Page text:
(f) The decision of the hearing officer pursuant to clause (e) shall be rendered not more than 45 calendar days from the date of the receipt of the request for the hearing, except that hearing officers are encouraged to accelerate the timeline to 30 days for children birth through two whose needs change rapidly and require quick resolution of complaints. A hearing officer may not grant specific extensions of time beyond the 45-day period unless requested by either party for good cause shown on the record. The decision of the hearing officer shall be binding on all parties unless appealed to the commissioner by the parent; guardian; school board of the district where the child resides pursuant to clause (g); and also in the case of children birth through two, by the county board.
The local decision shall:
(1) be in writing;
(2) state the controlling facts upon which the decision is made in sufficient detail to apprise the parties and the hearing review officer of the basis and reason for the decision; and
(3) be based on the standards set forth in subdivision 3a and the rules of the state board.
(g) Any local decision issued pursuant to clauses (e) and (f) may be appealed to the commissioner within 30 calendar days of receipt of that written decision, by the parent, guardian, or the school board of the district responsible for assuring that an appropriate program is provided in accordance with state board rules. The appealing party shall note the specific parts of the hearing decision being appealed.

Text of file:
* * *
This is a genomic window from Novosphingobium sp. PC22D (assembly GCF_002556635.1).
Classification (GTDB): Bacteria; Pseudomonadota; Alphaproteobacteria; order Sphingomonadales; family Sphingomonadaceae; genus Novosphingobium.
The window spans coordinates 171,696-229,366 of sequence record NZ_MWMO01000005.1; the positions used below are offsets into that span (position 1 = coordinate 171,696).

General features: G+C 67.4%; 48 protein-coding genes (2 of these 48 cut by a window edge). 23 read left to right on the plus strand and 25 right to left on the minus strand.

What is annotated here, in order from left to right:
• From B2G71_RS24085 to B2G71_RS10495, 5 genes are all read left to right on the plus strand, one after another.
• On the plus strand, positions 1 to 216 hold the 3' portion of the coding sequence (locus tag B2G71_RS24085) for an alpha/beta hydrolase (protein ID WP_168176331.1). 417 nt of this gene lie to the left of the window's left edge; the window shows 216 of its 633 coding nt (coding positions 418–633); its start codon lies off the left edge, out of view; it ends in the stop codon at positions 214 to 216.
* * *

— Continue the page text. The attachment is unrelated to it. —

If the decision is appealed, a written transcript of the hearing shall be made by the school district and provided by the district to the parties involved and the hearing review officer within five calendar days of the filing of the appeal. The hearing review officer shall conduct an appellate review and issue a final independent decision based on an impartial review of the local decision and the entire record within 30 calendar days after the filing of the appeal. However, the hearing review officer shall seek additional evidence if necessary and may afford the parties an opportunity for written or oral argument; provided any hearing held to seek additional evidence shall be an impartial due process hearing but shall be deemed not to be a contested case hearing for purposes of chapter 14. The hearing review officer may grant specific extensions of time beyond the 30-day period at the request of any party for good cause shown on the record.
The final decision shall:
(1) be in writing;
(2) include findings and conclusions; and
(3) be based upon the standards set forth in subdivision 3a and in the rules of the state board.
(h) The decision of the hearing review officer shall be final unless appealed by the parent or guardian or school board to the Minnesota court of appeals or federal district court as provided by federal law. State judicial review shall be in accordance with chapter 14.